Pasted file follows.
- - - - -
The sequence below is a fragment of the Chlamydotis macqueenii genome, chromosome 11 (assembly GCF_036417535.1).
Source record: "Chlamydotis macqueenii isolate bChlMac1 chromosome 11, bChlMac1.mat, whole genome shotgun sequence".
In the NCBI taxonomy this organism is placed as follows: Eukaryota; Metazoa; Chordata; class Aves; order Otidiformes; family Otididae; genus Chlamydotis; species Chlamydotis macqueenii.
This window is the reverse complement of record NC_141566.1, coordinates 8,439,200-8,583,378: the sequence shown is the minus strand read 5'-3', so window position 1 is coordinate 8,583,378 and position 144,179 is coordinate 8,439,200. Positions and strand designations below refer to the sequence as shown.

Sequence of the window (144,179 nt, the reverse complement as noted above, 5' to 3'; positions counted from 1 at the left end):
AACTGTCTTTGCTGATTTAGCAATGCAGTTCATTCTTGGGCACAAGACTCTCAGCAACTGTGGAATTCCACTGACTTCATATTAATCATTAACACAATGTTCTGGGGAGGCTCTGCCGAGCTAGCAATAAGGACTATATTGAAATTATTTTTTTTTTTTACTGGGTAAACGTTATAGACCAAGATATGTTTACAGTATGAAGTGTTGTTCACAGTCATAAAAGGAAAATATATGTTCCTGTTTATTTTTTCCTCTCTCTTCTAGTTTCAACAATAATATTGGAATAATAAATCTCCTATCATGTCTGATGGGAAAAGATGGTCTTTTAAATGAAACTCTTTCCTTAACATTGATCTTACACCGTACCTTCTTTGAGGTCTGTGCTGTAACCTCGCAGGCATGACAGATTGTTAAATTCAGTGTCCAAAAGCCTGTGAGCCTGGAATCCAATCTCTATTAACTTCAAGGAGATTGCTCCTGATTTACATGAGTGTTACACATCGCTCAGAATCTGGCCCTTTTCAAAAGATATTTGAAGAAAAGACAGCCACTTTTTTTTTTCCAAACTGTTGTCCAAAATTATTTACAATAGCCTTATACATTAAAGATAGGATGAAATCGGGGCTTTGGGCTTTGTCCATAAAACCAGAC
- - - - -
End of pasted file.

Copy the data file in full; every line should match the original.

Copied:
The sequence below is a fragment of the Chlamydotis macqueenii genome, chromosome 11 (assembly GCF_036417535.1).
Source record: "Chlamydotis macqueenii isolate bChlMac1 chromosome 11, bChlMac1.mat, whole genome shotgun sequence".
In the NCBI taxonomy this organism is placed as follows: Eukaryota; Metazoa; Chordata; class Aves; order Otidiformes; family Otididae; genus Chlamydotis; species Chlamydotis macqueenii.
This window is the reverse complement of record NC_141566.1, coordinates 8,439,200-8,583,378: the sequence shown is the minus strand read 5'-3', so window position 1 is coordinate 8,583,378 and position 144,179 is coordinate 8,439,200. Positions and strand designations below refer to the sequence as shown.

Sequence of the window (144,179 nt, the reverse complement as noted above, 5' to 3'; positions counted from 1 at the left end):
AACTGTCTTTGCTGATTTAGCAATGCAGTTCATTCTTGGGCACAAGACTCTCAGCAACTGTGGAATTCCACTGACTTCATATTAATCATTAACACAATGTTCTGGGGAGGCTCTGCCGAGCTAGCAATAAGGACTATATTGAAATTATTTTTTTTTTTTACTGGGTAAACGTTATAGACCAAGATATGTTTACAGTATGAAGTGTTGTTCACAGTCATAAAAGGAAAATATATGTTCCTGTTTATTTTTTCCTCTCTCTTCTAGTTTCAACAATAATATTGGAATAATAAATCTCCTATCATGTCTGATGGGAAAAGATGGTCTTTTAAATGAAACTCTTTCCTTAACATTGATCTTACACCGTACCTTCTTTGAGGTCTGTGCTGTAACCTCGCAGGCATGACAGATTGTTAAATTCAGTGTCCAAAAGCCTGTGAGCCTGGAATCCAATCTCTATTAACTTCAAGGAGATTGCTCCTGATTTACATGAGTGTTACACATCGCTCAGAATCTGGCCCTTTTCAAAAGATATTTGAAGAAAAGACAGCCACTTTTTTTTTTCCAAACTGTTGTCCAAAATTATTTACAATAGCCTTATACATTAAAGATAGGATGAAATCGGGGCTTTGGGCTTTGTCCATAAAACCAGAC